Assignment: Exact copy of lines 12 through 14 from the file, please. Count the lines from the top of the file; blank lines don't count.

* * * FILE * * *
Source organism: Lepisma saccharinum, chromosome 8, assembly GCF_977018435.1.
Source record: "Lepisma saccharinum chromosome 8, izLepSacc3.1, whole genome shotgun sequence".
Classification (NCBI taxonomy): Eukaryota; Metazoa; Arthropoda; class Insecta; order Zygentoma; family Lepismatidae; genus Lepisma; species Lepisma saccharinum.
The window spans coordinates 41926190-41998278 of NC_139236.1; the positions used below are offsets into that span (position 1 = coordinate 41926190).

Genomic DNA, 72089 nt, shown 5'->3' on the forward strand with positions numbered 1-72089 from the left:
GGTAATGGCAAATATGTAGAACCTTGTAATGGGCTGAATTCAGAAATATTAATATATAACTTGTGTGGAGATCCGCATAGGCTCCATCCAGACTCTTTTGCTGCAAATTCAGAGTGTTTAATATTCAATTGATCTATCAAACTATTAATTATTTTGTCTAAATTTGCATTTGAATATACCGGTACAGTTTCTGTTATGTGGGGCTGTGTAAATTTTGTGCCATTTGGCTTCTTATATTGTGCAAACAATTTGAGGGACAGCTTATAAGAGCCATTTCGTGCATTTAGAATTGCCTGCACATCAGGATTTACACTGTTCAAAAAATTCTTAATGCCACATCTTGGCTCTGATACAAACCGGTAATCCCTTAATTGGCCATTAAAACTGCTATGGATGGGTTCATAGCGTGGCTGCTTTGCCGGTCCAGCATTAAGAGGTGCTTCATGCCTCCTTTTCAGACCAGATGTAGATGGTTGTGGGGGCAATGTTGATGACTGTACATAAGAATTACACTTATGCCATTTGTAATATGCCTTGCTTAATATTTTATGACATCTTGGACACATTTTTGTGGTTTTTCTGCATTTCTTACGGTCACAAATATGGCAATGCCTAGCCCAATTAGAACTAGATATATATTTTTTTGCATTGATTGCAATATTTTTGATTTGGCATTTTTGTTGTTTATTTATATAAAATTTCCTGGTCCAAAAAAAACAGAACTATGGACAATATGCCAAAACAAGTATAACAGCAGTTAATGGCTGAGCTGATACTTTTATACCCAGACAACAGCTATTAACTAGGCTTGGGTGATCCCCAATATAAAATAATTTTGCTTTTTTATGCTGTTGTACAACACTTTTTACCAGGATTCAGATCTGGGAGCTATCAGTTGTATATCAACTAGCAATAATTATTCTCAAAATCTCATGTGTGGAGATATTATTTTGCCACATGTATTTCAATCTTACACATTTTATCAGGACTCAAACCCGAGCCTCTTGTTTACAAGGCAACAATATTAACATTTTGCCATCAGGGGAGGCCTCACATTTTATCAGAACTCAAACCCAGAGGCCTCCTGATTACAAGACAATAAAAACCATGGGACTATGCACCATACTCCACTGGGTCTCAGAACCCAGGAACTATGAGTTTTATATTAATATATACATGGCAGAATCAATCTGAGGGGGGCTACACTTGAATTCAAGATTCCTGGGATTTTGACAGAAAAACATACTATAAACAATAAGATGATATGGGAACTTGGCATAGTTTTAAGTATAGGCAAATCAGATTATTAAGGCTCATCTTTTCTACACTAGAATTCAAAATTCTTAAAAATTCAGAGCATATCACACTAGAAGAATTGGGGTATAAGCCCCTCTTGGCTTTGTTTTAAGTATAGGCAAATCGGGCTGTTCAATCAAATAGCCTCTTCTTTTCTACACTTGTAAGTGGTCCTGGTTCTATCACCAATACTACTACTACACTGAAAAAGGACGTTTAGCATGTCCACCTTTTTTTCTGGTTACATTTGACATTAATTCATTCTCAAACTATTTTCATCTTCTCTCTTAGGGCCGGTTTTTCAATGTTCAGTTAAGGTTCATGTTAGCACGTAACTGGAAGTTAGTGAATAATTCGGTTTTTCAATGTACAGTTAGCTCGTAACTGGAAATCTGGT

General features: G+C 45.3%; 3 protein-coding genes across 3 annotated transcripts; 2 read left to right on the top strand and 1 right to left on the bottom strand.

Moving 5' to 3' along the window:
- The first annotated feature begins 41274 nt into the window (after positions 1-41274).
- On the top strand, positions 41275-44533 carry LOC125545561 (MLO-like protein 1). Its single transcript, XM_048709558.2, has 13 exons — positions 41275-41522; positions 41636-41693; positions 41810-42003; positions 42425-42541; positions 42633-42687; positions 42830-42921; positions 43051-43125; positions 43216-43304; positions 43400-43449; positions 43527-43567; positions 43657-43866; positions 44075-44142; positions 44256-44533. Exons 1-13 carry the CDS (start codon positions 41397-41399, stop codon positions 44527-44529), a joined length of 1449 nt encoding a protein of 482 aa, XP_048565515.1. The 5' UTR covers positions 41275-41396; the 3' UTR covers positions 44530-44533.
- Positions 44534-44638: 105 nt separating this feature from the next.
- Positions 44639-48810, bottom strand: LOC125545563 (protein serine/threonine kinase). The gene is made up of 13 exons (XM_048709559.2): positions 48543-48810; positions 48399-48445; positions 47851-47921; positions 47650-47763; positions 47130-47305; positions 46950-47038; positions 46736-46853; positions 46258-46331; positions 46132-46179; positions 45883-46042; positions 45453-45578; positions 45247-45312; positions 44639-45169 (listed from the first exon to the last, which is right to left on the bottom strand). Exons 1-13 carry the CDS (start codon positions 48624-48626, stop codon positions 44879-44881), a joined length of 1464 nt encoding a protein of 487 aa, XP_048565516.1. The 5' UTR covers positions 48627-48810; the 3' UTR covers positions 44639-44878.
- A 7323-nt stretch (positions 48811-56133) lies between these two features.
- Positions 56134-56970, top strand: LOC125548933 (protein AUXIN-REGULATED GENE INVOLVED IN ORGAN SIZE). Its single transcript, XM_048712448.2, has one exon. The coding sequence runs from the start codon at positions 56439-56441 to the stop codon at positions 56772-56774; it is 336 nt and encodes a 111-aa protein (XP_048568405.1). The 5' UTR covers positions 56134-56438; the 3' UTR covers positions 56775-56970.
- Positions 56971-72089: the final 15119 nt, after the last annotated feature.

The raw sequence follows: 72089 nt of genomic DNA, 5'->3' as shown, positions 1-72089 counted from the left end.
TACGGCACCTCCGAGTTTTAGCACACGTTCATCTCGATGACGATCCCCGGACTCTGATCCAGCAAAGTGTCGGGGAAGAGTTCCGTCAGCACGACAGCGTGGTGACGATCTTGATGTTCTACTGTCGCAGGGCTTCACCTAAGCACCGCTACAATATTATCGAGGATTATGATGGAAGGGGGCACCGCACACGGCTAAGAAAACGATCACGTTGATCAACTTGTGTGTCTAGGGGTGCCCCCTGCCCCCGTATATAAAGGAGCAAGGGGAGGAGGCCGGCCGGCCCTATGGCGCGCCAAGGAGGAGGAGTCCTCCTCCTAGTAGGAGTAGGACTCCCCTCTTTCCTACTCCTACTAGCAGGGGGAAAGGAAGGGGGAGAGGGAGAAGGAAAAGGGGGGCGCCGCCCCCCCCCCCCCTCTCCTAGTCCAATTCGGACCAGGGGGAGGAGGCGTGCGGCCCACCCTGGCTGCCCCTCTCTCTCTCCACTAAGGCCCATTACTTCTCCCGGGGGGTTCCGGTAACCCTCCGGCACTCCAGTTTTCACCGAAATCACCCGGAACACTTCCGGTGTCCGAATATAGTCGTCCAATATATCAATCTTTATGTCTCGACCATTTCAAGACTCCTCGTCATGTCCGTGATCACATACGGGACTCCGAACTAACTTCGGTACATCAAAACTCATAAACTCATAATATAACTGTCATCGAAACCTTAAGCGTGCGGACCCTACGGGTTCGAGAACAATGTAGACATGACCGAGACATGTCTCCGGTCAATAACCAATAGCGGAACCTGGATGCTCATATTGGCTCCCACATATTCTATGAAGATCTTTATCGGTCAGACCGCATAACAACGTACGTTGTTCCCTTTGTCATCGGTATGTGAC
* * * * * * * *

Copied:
- Positions 44639-48810, bottom strand: LOC125545563 (protein serine/threonine kinase). The gene is made up of 13 exons (XM_048709559.2): positions 48543-48810; positions 48399-48445; positions 47851-47921; positions 47650-47763; positions 47130-47305; positions 46950-47038; positions 46736-46853; positions 46258-46331; positions 46132-46179; positions 45883-46042; positions 45453-45578; positions 45247-45312; positions 44639-45169 (listed from the first exon to the last, which is right to left on the bottom strand). Exons 1-13 carry the CDS (start codon positions 48624-48626, stop codon positions 44879-44881), a joined length of 1464 nt encoding a protein of 487 aa, XP_048565516.1. The 5' UTR covers positions 48627-48810; the 3' UTR covers positions 44639-44878.
- A 7323-nt stretch (positions 48811-56133) lies between these two features.
- Positions 56134-56970, top strand: LOC125548933 (protein AUXIN-REGULATED GENE INVOLVED IN ORGAN SIZE). Its single transcript, XM_048712448.2, has one exon. The coding sequence runs from the start codon at positions 56439-56441 to the stop codon at positions 56772-56774; it is 336 nt and encodes a 111-aa protein (XP_048568405.1). The 5' UTR covers positions 56134-56438; the 3' UTR covers positions 56775-56970.